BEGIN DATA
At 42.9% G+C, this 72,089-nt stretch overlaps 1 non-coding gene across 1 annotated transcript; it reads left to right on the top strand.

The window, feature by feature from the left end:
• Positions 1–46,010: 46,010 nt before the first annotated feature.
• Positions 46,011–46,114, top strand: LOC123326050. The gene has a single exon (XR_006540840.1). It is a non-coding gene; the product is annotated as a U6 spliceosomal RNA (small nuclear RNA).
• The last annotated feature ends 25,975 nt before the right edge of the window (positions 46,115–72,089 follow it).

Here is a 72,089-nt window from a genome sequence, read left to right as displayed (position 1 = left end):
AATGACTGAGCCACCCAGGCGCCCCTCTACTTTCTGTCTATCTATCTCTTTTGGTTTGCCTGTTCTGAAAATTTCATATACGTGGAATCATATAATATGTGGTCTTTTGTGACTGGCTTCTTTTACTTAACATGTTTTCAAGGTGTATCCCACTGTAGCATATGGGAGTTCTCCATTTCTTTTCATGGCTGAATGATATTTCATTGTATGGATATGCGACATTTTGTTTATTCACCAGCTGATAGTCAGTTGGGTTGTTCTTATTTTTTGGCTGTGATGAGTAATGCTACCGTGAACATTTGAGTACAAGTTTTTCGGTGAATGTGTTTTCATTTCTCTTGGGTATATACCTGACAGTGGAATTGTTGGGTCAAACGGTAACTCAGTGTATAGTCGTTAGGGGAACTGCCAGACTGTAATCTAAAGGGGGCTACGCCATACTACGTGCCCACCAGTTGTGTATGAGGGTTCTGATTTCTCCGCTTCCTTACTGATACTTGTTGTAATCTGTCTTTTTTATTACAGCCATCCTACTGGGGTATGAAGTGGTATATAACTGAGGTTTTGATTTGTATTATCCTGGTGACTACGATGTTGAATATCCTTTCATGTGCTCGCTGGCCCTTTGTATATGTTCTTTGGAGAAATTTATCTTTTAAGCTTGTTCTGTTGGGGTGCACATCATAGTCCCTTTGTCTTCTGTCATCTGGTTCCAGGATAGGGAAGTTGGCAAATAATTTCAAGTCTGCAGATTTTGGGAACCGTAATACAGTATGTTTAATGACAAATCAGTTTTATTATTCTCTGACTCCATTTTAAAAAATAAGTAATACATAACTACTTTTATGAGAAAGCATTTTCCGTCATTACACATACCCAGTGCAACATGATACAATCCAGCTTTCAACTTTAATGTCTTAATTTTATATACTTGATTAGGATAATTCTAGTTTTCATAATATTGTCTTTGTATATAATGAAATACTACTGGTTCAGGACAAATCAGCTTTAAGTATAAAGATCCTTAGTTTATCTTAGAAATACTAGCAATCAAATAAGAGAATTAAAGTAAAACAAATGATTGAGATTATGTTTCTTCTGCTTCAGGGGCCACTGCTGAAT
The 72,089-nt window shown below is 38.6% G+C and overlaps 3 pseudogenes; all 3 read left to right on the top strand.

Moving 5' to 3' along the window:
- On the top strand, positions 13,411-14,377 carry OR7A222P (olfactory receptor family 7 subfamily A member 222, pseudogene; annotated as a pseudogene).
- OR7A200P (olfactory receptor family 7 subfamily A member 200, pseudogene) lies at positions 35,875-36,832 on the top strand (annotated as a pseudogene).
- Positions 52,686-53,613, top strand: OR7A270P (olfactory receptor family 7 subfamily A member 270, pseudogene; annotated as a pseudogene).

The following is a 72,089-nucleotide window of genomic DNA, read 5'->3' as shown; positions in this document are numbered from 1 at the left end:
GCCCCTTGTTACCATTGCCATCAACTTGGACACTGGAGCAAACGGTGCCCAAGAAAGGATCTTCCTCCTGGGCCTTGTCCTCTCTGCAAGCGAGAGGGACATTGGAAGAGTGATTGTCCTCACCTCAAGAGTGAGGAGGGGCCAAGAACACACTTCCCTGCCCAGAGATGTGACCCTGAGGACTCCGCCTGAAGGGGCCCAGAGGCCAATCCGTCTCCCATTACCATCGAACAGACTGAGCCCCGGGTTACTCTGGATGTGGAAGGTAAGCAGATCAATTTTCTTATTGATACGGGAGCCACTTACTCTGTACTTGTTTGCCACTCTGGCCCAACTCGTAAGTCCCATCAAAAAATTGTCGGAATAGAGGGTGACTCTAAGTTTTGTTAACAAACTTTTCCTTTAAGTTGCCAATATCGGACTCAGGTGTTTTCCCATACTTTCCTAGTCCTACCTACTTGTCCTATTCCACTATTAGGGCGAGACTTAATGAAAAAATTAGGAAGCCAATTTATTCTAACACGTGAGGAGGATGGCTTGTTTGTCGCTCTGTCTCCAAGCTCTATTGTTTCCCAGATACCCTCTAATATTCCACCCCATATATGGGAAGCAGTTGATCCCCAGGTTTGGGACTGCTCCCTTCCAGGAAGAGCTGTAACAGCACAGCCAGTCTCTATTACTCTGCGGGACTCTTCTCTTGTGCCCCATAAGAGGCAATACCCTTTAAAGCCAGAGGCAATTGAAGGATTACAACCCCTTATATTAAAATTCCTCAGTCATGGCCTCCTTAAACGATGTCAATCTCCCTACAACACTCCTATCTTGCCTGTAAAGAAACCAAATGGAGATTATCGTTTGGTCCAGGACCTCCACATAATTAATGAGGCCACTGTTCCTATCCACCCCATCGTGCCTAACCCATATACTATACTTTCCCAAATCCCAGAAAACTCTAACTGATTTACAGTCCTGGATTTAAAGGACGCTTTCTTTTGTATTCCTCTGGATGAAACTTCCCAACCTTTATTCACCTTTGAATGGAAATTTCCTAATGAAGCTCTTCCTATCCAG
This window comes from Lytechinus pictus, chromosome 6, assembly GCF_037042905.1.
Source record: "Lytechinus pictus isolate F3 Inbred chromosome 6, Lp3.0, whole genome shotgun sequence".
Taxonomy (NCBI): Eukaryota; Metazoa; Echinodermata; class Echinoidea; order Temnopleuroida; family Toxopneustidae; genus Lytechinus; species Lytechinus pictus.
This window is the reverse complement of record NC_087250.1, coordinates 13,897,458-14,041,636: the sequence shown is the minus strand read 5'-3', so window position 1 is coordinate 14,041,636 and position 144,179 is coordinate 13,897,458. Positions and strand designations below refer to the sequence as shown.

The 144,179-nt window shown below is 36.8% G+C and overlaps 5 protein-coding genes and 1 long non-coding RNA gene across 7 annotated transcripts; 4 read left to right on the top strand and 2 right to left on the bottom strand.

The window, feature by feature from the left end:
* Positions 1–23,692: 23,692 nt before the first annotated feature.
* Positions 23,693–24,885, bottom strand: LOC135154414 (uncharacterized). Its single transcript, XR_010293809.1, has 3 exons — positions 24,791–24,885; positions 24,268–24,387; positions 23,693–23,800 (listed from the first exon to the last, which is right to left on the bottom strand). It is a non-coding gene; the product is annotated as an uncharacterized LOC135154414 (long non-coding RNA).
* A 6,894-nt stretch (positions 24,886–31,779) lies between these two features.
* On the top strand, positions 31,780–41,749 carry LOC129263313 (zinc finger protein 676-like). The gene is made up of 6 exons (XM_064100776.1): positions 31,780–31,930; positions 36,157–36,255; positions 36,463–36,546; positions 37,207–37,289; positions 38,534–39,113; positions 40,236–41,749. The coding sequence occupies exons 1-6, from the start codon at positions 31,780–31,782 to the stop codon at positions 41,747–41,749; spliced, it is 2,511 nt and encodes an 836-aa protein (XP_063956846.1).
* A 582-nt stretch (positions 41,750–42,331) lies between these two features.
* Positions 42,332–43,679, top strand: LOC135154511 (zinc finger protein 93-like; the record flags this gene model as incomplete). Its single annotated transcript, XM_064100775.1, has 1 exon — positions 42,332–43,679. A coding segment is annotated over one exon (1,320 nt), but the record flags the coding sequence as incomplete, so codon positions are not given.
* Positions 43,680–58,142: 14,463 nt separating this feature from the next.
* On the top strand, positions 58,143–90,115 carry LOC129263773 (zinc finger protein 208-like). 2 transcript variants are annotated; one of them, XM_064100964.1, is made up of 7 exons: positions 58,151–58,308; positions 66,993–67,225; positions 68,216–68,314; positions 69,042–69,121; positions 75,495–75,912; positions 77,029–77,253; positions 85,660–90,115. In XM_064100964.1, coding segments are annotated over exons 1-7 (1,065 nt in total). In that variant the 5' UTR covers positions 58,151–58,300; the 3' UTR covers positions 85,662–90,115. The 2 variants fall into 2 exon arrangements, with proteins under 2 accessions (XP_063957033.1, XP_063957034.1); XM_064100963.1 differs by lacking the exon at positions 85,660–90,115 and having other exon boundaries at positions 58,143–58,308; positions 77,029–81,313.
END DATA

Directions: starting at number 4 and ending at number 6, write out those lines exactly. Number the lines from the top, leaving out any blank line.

• Positions 46,011–46,114, top strand: LOC123326050. The gene has a single exon (XR_006540840.1). It is a non-coding gene; the product is annotated as a U6 spliceosomal RNA (small nuclear RNA).
• The last annotated feature ends 25,975 nt before the right edge of the window (positions 46,115–72,089 follow it).

Here is a 72,089-nt window from a genome sequence, read left to right as displayed (position 1 = left end):